We extend our enthusiastic congratulations to Dr. Michael Skinnider for receiving the Bayer Foundation Early Excellence in Science Award in Data Science. This competition aims to “…identify the rising stars of science across the globe in four disciplines: biology, chemistry, medical science, and data science in life sciences”.
An exceptional computational biologist, holding both an MD and PhD from the University of British Columbia, Dr. Skinnider recent joined the Ludwig Princeton Branch and the Lewis-Sigler Institute for Integrative Genomics at Princeton University as an assistant professor. Formerly a member of the Foster lab at the MSL, Dr. Skinnider (he/him) focused his laboratory doctoral work on developing computational tools for mass spectrometry-based proteomics. Upon completing his combination MD and PhD studies, he decided to focus solely on the laboratory aspect of his work.
“Creativity has such a profound impact in science, perhaps more so than in medicine. One of the goals of clinical practice guidelines, for example, is to try and standardize the delivery of healthcare. And in science it’s the complete opposite. You’re really only limited by your ability to imagine new technologies and try to put them into practice. This is really attractive to me. I feel by focusing on laboratory science I can bring a more unique skillset to the table and make a bigger impact,” reflects Skinnider.
That innovative skillset and creative problem solving has landed Skinnider his position at Princeton University where his research will expand upon some groundbreaking tools he created to better understand small molecules, which are foundational to many larger building blocks of science and life.
“We can do amazing things with proteomics, genomics and transcriptomics to measure DNA, RNA and proteins in a given sample. But there is a tremendous gap with our ability to measure small molecules, it’s essentially impossible. This is an enormous part of our world that we have no ability to understand. Small molecules make up such a large part of our world and experience. It’s staggering to think about how little we know about them,” Skinnider explains.
Having previously worked on the discovery and analysis of small molecules gathered from the environment that could be used as candidates for antibiotics, Skinnider was inspired by how immediately translatable this science was for medical applications. At the nascence of deep learning technology development, during Skinnider’s PhD studies in the Foster lab the team created an artificial intelligence tool called DeepMet. This is used for small molecule identification and analysis in great detail. Known as metabolomics, the information gathered by this method can identify molecules associated with disease, produce diagnostic and prognostic tests and help inform patient/drug interactions.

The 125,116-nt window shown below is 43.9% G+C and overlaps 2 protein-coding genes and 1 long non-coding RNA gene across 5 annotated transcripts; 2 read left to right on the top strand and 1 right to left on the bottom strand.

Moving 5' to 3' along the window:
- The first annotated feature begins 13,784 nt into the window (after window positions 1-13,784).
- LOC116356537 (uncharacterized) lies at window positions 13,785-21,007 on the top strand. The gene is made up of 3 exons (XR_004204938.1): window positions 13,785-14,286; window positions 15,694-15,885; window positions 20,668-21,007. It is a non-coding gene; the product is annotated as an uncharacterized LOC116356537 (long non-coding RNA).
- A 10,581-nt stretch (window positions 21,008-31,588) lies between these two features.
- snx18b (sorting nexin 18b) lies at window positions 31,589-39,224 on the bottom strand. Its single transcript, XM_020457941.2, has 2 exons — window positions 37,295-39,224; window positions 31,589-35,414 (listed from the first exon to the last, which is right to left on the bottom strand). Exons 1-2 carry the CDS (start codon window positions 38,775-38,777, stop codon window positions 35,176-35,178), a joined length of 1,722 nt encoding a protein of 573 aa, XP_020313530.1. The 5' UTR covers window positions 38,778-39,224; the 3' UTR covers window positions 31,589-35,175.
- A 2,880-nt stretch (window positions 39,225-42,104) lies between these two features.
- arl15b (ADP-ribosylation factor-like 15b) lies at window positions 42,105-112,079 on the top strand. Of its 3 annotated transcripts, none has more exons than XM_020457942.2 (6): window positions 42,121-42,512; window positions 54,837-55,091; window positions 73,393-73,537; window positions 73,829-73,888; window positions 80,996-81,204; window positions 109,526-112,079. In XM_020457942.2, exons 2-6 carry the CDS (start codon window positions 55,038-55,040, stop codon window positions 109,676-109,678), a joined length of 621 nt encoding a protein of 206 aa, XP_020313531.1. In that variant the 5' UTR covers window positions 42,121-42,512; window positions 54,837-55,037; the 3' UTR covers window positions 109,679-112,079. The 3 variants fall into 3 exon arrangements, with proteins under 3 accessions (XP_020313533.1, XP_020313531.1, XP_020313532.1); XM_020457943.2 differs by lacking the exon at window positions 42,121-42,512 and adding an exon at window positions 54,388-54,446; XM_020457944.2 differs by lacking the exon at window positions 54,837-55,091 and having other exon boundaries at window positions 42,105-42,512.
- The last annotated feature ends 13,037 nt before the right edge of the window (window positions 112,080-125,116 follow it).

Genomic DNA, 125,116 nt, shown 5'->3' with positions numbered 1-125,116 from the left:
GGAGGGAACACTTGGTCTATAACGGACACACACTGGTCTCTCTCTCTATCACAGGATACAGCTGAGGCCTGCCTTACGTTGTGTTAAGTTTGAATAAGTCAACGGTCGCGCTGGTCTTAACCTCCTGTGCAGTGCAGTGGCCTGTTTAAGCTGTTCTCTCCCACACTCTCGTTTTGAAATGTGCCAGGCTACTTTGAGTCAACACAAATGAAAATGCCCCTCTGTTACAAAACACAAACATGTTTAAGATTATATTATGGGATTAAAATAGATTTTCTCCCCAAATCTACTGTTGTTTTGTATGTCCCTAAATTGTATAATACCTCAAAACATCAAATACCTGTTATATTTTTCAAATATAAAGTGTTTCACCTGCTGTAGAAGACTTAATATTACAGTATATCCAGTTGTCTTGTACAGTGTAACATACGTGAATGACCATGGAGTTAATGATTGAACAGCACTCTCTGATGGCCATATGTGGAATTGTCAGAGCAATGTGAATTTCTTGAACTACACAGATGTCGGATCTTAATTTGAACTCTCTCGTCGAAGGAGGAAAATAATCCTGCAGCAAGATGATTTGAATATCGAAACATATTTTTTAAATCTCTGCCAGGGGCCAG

“I’m really excited about what the next steps will be with the technology and our ability to shine a light on this previously unknown chemistry within our body,” says Skinnider.
Skinnider’s lab is building new computational tools that create a textual representation of small molecules’ chemistry, representing their make up as language. They then train deep neural networks similar to ChatGPT, originally developed to parse human language, on this textual representation of the chemistry. These models can both generate new molecules and predict which molecules will be discovered in the future. This technology has forensic chemistry applications and can be used to identify emerging ‘designer drugs’, synthetic opioids, cannabinoids and stimulants, from patient samples. The BC Centre for Disease Control is now piloting a drug identification program based on these techniques to assist with the drug poisoning epidemic in British Columbia, with the goal of improving care and speeding up the discovery of new designer drugs. This technology can also be used predictively to anticipate novel drug recipes.
“Trained on previously discovered designer drugs, these computational models can predict the drugs that clandestine chemists are mostly likely to make next,” explains Skinnider.
Dr. Skinnider’s ultimate vision for the future of this research is to be able to take any biological sample, analyze it with mass spectrometry, and with the data collected capture a complete list of all the known and unknown small molecules in that sample. This would allow for a holistic look at these samples and their make-up, rather than analyzing things in isolation. Current methods can only analyze about two to ten percent of the small molecules in a given sample while linking their proteomics to their chemical structure.
“Our ability to solve this problem has hit a plateau. We need to figure out how to pull more out of this data in order to get better at this problem of solving chemical structures. And the way to do that is to delve further into sources of data that are being overlooked. What’s exciting to me as a computation biologist is that this gap is purely computational,” emphasizes Skinnider.
Another exciting direction of this research is exploring the connection between the human gut microbiome and cancer. Small molecules in the gut can promote the growth of cancer, protect against it or affect the treatment of it. The myriad of therapeutic applications for this technology are inspiring.
Humbled by his nomination, Dr. Skinnider is grateful to have his groundbreaking work acknowledged in this way.
“The computational biologists that have been nominated for this award previously are people I really look up to and admire their work. To be nominated alongside them is truly an honour,” he says.
We are optimistic about how Dr. Skinnider’s novel research will propel the scientific community past the field’s current hurdles. And we applaud him for this noteworthy achievement.